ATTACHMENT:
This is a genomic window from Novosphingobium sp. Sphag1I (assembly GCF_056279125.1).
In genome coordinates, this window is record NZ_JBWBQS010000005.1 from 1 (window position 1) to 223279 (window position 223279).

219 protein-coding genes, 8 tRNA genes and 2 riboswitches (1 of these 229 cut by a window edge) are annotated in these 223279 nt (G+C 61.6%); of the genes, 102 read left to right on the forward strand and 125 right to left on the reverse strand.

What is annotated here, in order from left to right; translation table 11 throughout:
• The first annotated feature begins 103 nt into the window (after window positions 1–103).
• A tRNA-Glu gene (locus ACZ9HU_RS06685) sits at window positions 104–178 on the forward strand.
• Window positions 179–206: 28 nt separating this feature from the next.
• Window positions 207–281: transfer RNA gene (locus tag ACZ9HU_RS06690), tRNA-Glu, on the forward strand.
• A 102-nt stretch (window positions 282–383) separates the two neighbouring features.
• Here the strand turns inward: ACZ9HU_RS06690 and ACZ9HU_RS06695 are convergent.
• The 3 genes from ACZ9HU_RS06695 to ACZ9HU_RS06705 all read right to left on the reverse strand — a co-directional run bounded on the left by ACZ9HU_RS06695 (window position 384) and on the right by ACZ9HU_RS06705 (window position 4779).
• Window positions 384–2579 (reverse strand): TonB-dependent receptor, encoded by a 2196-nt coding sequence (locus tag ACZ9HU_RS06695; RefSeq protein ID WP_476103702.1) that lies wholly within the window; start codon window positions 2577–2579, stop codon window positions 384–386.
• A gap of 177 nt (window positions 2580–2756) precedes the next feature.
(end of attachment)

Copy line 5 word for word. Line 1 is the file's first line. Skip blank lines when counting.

• The first annotated feature begins 103 nt into the window (after window positions 1–103).